Like what you saw?
Create FREE Account and:
Your video will begin after this quick intro to Brightstorm.

Comparatives and Superlatives

Teacher/Instructor Katie Aquino
Katie Aquino

Writing, Grammar, Literature, ACT Prep
Education: M.Ed.,Stanford University

Katie is an enthusiastic teacher who strives to make connections between literature and student’s every day lives.

Comparatives and superlatives are ways to compare different items. Comparatives are when there is a comparison of two items while superlatives compare three or more items.

Alright, now we are talking comparatives and superlatives and I think it may sound like a pretty basic idea here. Generally, what you're going to do is, sometimes you're going to put adjectives or modifiers into a comparative form, sometimes you're going to put them into a superlative form. You're going to use the comparative form when you're comparing just two things and the regular form of that comparative is to add -er to the end, like the word 'smarter', alright? Some words that require less or more rather than the -er like, 'less intelligent'. So those are some of the regular forms. And then sometimes we have some irregular forms of the comparative; least, most, better, worse. So you've got to work those in where the words are necessitated.
Now, if you were comparing three or more things, you've got to move to the superlative form. And the regular form of the superlative is to add -est to the end, so instead of smarter, smartest; instead of less intelligent, least intelligent. And those irregular forms shift as well, to least, most, worst and best. So that's really basic and sometimes it seems a little bit intuitive but there can be times where we get caught up on these, so let's take a look at some examples. Here in this sentence we've got 'Rachel is a better student than her brother; she goofs off less and studies more'. Now, everything looks good here. The first thing I'm going to do to make sure I'm okay is to check how many things are compared. So I've got Rachel and I've got her brother; I've got two things which means this should be in the comparative form. So, we have better with that -er on the end, we're good there and then we've got less and more, we are good there.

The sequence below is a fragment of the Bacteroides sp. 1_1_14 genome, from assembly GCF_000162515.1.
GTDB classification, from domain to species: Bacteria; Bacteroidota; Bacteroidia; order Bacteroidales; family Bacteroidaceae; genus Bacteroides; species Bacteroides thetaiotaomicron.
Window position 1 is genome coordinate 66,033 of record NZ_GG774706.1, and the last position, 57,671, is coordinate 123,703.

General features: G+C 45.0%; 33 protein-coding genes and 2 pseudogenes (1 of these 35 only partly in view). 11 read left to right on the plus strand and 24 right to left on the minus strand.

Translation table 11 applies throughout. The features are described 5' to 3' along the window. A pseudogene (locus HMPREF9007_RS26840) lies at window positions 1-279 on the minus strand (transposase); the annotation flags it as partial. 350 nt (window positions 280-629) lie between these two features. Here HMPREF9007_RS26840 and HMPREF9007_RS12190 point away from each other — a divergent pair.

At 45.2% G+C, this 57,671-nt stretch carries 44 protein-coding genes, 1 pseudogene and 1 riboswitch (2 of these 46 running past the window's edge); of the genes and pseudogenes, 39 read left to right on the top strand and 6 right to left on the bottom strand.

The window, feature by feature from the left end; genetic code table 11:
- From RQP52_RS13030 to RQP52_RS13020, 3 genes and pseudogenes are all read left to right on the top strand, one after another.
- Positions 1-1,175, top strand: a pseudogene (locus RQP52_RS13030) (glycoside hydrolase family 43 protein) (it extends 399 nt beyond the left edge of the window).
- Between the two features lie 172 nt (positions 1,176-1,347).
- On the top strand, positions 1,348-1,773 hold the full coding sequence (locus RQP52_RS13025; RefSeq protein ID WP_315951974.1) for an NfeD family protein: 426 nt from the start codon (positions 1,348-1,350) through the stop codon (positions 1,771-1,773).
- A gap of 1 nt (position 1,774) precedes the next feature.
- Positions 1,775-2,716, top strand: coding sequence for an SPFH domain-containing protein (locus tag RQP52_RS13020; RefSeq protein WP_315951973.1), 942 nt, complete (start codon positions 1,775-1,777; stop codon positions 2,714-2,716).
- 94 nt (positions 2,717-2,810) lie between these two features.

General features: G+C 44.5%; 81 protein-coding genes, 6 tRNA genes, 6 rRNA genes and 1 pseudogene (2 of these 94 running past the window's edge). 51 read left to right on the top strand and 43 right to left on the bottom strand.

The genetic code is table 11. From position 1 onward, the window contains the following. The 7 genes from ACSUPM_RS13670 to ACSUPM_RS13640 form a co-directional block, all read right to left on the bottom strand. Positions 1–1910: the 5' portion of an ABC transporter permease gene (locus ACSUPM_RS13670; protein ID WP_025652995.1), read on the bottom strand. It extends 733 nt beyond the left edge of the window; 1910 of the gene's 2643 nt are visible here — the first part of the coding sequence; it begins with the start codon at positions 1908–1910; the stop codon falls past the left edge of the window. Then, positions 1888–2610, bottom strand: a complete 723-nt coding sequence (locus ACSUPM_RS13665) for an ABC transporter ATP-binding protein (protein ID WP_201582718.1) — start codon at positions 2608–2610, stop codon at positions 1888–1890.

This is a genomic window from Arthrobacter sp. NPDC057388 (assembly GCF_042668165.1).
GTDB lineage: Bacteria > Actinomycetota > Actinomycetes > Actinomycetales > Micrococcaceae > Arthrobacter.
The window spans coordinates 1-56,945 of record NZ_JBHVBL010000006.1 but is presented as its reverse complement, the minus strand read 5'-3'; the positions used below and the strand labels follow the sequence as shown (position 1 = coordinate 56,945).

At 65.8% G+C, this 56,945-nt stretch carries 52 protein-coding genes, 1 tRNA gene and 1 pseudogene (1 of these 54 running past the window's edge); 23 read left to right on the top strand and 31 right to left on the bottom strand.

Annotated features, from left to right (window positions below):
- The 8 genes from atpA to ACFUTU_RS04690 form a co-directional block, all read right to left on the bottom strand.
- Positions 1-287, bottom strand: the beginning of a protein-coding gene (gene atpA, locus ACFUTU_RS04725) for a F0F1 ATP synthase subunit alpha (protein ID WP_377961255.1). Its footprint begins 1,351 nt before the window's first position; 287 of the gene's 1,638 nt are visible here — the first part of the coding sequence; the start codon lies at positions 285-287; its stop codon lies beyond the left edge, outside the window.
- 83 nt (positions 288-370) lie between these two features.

The next example, if we wanted to take this to the superlative form we'd say 'Rachel is the best student in her family; she goofs off the least and studies the most'. So now we're looking at how many people are being compared; we've Rachel, but when we compare it to a group, her family; we're no longer at two, we're at more than two. So we've got to go to the superlative form and we're good here because we have 'best' and then we've moved this to least and most. So that's how it works in the basics.
Let's take a look at some filling the blank spaces; 'Of all the people in the classroom, the teacher is by far the older or the oldest?' Let's take a look, so we've got the things being compared; the teacher and that teacher is being compared to all the people in the classroom. We know that that's more than two people so we've got to fill this in with the superlative. It should be, by far the 'oldest'. This one; and I think this is the easiest one to make a mistake on; it's the 'tallest' or 'taller' of the three buildings. I'm kind of inclined to say 'taller' but when I look at this I see that I've got three buildings that are being compared, now three is definitely more than two which means I've got to go superlative and I've got to say; 'It's the tallest building out of the three'. So, basically to remember your comparative and superlatives, the big trick is to check your numbers. Always go back, figure out how many things are being compared and then from there you can make the best decision.